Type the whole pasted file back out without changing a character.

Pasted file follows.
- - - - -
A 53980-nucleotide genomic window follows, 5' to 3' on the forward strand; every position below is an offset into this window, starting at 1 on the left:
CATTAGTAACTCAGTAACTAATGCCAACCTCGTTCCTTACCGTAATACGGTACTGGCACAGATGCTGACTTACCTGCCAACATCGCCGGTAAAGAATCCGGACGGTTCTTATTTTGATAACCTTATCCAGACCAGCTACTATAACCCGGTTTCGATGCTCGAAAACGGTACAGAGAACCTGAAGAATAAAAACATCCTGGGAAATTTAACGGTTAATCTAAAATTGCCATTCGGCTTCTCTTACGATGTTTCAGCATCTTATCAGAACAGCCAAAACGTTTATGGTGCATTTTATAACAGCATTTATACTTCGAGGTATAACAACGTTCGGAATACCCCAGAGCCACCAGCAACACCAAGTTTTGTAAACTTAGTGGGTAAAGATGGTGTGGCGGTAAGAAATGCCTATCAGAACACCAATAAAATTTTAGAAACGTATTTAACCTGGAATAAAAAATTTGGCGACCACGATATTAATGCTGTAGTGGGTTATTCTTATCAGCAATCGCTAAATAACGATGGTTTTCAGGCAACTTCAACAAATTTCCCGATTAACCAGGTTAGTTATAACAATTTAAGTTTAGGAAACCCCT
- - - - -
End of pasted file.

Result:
A 53980-nucleotide genomic window follows, 5' to 3' on the forward strand; every position below is an offset into this window, starting at 1 on the left:
CATTAGTAACTCAGTAACTAATGCCAACCTCGTTCCTTACCGTAATACGGTACTGGCACAGATGCTGACTTACCTGCCAACATCGCCGGTAAAGAATCCGGACGGTTCTTATTTTGATAACCTTATCCAGACCAGCTACTATAACCCGGTTTCGATGCTCGAAAACGGTACAGAGAACCTGAAGAATAAAAACATCCTGGGAAATTTAACGGTTAATCTAAAATTGCCATTCGGCTTCTCTTACGATGTTTCAGCATCTTATCAGAACAGCCAAAACGTTTATGGTGCATTTTATAACAGCATTTATACTTCGAGGTATAACAACGTTCGGAATACCCCAGAGCCACCAGCAACACCAAGTTTTGTAAACTTAGTGGGTAAAGATGGTGTGGCGGTAAGAAATGCCTATCAGAACACCAATAAAATTTTAGAAACGTATTTAACCTGGAATAAAAAATTTGGCGACCACGATATTAATGCTGTAGTGGGTTATTCTTATCAGCAATCGCTAAATAACGATGGTTTTCAGGCAACTTCAACAAATTTCCCGATTAACCAGGTTAGTTATAACAATTTAAGTTTAGGAAACCCCT